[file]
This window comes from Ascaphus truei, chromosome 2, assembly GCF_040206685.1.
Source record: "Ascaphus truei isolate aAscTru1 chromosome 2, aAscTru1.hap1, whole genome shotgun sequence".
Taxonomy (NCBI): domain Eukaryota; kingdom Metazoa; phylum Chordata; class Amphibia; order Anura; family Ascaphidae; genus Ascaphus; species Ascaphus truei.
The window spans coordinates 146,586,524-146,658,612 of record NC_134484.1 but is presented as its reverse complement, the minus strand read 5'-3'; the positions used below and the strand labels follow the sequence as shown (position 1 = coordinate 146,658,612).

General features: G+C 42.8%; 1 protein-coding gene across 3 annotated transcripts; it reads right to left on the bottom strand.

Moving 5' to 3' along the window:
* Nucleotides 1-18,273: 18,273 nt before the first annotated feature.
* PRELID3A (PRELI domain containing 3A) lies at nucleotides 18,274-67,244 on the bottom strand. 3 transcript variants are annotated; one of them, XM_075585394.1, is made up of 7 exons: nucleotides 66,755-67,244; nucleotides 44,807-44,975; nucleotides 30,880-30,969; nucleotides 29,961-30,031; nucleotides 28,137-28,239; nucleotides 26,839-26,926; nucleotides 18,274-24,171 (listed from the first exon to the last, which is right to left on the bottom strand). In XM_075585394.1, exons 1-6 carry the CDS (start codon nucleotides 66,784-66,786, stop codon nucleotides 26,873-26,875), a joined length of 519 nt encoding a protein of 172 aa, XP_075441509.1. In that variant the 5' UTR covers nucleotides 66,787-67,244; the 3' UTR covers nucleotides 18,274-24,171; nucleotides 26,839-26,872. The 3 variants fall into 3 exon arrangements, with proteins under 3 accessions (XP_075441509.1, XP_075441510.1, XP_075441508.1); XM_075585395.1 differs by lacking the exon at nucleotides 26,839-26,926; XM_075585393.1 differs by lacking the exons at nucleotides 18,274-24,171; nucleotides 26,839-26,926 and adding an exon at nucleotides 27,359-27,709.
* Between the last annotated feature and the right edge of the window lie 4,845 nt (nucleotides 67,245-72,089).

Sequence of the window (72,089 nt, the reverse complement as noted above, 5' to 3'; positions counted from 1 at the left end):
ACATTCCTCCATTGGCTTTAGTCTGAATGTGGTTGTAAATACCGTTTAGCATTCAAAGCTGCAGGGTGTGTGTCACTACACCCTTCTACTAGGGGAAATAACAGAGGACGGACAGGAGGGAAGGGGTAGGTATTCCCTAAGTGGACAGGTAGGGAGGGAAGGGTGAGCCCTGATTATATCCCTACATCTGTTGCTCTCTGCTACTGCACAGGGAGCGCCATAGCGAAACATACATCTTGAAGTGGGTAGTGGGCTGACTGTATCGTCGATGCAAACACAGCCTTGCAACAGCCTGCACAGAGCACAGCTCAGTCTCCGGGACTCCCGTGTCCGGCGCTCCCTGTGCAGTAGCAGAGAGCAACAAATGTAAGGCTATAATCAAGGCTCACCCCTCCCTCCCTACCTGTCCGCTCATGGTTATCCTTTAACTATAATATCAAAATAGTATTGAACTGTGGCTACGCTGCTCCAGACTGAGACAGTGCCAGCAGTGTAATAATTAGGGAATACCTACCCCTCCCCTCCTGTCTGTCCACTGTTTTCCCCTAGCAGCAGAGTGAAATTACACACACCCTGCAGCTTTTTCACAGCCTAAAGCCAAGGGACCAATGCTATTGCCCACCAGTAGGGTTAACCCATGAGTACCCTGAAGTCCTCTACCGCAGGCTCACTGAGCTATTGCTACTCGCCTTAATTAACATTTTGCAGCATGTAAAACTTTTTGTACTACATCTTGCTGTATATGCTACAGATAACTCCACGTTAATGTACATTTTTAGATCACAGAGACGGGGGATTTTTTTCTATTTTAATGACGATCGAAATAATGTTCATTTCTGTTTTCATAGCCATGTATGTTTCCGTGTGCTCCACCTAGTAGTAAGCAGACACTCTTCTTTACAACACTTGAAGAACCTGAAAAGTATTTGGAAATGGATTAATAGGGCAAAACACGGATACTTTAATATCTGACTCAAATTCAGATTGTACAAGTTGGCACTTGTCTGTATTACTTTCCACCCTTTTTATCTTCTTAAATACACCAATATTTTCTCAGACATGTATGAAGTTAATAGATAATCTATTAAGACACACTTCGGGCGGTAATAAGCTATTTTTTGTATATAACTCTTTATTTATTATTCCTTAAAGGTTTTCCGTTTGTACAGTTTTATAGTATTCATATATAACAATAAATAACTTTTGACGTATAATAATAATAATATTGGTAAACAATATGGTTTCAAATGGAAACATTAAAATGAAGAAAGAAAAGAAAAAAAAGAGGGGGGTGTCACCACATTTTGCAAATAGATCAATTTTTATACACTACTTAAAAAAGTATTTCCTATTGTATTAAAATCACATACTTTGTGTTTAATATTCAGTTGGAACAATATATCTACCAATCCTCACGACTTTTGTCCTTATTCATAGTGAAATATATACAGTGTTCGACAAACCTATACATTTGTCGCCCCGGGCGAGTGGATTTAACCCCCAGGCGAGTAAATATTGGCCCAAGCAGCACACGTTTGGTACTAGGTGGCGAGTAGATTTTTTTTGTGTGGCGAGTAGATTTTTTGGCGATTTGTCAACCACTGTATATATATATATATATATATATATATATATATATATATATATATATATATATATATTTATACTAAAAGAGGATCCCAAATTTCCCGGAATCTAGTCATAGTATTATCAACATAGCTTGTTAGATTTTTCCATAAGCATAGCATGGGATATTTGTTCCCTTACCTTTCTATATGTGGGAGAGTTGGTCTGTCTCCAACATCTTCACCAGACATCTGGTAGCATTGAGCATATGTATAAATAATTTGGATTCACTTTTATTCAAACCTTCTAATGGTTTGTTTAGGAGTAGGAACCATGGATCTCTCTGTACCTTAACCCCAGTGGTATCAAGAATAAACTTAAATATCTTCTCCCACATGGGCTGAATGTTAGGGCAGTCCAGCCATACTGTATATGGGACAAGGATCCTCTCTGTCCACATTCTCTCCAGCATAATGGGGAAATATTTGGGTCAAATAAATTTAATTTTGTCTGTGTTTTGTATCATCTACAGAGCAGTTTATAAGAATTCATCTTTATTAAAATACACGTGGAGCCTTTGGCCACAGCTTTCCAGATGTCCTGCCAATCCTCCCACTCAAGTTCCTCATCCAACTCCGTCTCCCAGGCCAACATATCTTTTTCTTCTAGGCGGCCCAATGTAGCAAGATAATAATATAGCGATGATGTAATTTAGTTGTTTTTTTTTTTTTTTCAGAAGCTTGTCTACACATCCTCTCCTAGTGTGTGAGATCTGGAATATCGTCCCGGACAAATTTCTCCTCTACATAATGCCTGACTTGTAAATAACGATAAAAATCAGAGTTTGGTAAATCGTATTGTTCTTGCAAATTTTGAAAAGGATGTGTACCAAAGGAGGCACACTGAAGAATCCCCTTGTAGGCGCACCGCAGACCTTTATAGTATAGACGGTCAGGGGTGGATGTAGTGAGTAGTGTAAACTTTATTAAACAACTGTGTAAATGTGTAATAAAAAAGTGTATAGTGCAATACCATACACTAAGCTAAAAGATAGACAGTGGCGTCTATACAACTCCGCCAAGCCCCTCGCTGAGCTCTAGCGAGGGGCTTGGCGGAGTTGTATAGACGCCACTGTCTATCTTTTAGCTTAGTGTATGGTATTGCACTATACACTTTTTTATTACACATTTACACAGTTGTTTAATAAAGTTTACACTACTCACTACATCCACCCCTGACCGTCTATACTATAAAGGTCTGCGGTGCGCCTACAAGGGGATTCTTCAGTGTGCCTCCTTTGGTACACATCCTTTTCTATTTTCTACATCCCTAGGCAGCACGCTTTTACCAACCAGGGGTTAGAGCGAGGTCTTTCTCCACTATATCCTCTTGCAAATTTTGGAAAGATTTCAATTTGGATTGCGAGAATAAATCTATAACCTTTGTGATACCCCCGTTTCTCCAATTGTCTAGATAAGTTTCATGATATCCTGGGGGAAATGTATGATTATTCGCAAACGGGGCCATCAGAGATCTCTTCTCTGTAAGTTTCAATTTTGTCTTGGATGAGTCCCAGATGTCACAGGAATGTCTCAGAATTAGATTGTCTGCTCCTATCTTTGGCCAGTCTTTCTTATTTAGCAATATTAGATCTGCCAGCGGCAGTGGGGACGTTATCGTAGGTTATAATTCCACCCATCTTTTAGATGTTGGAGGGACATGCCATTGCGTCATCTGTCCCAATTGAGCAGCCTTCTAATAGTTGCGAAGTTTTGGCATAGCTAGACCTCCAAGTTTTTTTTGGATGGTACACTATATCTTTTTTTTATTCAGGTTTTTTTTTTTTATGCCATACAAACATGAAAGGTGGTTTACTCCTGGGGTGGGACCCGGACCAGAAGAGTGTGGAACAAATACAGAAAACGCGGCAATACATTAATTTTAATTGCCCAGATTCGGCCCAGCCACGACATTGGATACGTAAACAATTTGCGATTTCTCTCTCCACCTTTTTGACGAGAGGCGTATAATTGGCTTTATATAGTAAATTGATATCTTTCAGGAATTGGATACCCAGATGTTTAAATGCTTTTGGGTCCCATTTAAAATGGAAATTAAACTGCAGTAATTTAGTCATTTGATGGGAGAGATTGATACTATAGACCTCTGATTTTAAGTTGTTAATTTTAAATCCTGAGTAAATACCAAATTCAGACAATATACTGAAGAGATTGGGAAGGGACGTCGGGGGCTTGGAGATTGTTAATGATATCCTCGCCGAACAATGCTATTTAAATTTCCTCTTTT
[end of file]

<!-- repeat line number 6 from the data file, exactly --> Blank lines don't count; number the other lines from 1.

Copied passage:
Moving 5' to 3' along the window: